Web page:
What is a Photojournalist?

A journalist tells stories. A photographer takes pictures of nouns (people, places and things). A photojournalist takes the best of both and locks it into the most powerful medium available – frozen images.

Photojournalists capture “verbs.” This sounds simple, but a room of professional photographers was dumbfounded by this realization. Even after a full-length lecture with documentation and visual evidence, half of the photographers still had no clue what the difference was.

At the end of the presentation. One man said (he really did), “So, what’s the difference between photography and photojournalism?” Luckily, two people (only two) turned to him and yelled, “Verbs!”

Although photojournalists can take properly exposed and well composed photographs all day long, they hunt verbs. They hunt them, shoot them and show them to their readers. Then, they hunt more.

A photojournalist has thousands of pairs of eyes looking over his shoulder constantly. The readers are insistent: “What are they doing?” “What did you see?” and “What happened?”.

The readers wake PJs up at night. They keep PJs awake. The eyes always want to know what they missed. Readers can’t see what they missed with a noun. It works if the question is specific enough (what did the condemned building look like?), but most answers require verbs.

To tell a story, a sentence needs a subject, a verb and a direct object. News photos need the same construction. Photojournalists tell stories with their images. Also, words are always used in conjunction with photojournalist’s images.

The words below a photo are called a cutline. I write the cutlines that go with most of my images. At many newspapers, photographers provide names and nothing else. They don’t write cutlines because they sometimes can’t write a lead (lede) graph for a story. They also may not be able to photograph a sentence (sports being the exclusion, and there are plenty of supporting images to prove my point in this genre as well).

To be a photojournalist, we must understand the relationship between the image and these basic elements of language (all languages – worldwide).

The girl hits (or misses) the ball. There are no other options.

The girl is easy to photograph. The ball is easy to photograph. The verb is the hard part.

As a servant of the citizens, it’s the photojournalist’s OBLIGATION to capture the entire sentence involved in EVERY event. There are no excuses. It’s hit or missed. Some photographers don’t care. They have a picture of the bat. “Hey, that’s what tried to hit the ball.” They just don’t get it.

A photojournalist is a visual reporter of facts. The public places trust in its reporters to tell the truth. The same trust is extended to photojournalists as visual reporters.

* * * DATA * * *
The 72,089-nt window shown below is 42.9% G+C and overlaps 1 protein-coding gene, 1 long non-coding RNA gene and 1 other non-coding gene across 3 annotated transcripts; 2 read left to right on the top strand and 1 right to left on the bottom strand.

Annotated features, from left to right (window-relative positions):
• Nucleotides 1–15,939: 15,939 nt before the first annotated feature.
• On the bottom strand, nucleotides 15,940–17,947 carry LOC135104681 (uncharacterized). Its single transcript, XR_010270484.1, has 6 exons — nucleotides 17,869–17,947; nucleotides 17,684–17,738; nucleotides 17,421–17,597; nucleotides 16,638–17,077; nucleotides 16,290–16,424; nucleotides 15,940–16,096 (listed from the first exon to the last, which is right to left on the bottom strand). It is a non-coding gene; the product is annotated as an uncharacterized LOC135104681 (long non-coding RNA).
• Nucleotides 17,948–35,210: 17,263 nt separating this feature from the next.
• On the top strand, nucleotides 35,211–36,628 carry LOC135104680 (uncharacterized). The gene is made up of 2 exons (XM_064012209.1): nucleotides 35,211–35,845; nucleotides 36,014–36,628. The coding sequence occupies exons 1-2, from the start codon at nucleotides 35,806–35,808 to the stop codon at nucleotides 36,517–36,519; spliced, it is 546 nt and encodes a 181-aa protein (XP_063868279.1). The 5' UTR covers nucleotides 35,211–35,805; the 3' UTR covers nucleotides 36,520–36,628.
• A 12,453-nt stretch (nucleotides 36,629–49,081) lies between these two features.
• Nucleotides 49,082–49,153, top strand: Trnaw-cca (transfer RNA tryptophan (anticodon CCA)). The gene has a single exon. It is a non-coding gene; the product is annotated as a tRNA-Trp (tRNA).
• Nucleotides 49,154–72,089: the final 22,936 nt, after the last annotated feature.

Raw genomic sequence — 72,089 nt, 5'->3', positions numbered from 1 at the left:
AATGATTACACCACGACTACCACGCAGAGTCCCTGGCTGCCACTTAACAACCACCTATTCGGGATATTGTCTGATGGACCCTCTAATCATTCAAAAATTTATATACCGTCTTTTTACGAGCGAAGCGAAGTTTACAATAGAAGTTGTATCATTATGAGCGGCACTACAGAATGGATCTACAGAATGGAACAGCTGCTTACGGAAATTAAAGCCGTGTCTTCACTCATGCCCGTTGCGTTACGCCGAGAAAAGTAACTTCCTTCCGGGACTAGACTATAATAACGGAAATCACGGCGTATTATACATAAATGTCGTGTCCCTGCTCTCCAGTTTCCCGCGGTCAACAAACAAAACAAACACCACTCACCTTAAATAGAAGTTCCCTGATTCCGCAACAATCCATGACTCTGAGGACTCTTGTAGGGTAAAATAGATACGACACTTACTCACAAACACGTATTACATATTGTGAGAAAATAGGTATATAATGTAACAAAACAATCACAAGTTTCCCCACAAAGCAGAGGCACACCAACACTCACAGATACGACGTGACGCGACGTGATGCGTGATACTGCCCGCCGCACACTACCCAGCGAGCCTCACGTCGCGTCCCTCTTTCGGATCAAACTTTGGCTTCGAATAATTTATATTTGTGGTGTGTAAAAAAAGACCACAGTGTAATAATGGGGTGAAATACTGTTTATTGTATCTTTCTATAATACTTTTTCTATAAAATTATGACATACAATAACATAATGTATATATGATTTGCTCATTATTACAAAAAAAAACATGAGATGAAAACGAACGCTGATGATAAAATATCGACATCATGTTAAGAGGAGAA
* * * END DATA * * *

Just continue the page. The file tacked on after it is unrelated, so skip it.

This responsibility is paramount to a photojournalist. At all times, we have many thousands of people seeing through our eyes and expecting to see the truth. Most people immediately understand an image.

In today’s world of grocery store tabloids and digital manipulation of images, the photojournalist must still tell the truth. The photojournalist constantly hunts for the images (or verbs), which tell of the day-to-day struggles and accomplishments of his community. These occurrences happen naturally. There is no need to “set up” reality. There is no need to lie to a community that bestows its trust. In a nutshell:   If a photojournalist isn’t going to fake a fire or a street stabbing scene, why would he set up “person A” giving “person B” an object (award, check, trophy etc.)?

The photojournalist simply wants to hang around, be forgotten and wait for the right moment. Then, the hunt begins anew.

Like the police officer or firefighter, the photojournalist’s concern is his community even if that means sacrificing comfort or life. Many photojournalists die every year in the process of collecting visual information, which lets the public know of atrocities, dangers and the mundane.

What makes a photojournalist different from a photographer?

Photographers take pictures of nouns (people, places and things). Photojournalists shoot action verbs (“kicks,” “explodes,” “cries,” etc.). Photojournalists do shoot some nouns. These nouns can be standard photos of people (portraits), places (proposed zoning areas or construction sites) and things (name it). However, the nouns we seek still must tell a story.

As a general rule, many daily newspapers expect three Page 1 news images, and one to four inside B&W news/business images, as well as two to nine Lifestyles images, and two to five Sports images. Metro papers expect more and have additional sections.

Assignments are honored on a first-come basis with exceptions. Once a section has its initial image quota, priority shifts to another section until each section is “safe.” Then additional images are collected for future issues.

Primarily, editorial news judgment is applied to image priority (murder is more important than other planned occurrences). However, unlike text-based reporters, visual reporters must be on location when events occur. Therefore, events with flexible times fall lower on a fixed priority scale, but have a greater overall editorial priority (and may bump other items under time restrictions).

Additionally, anything with front page potential usually has priority over section front and inside images.

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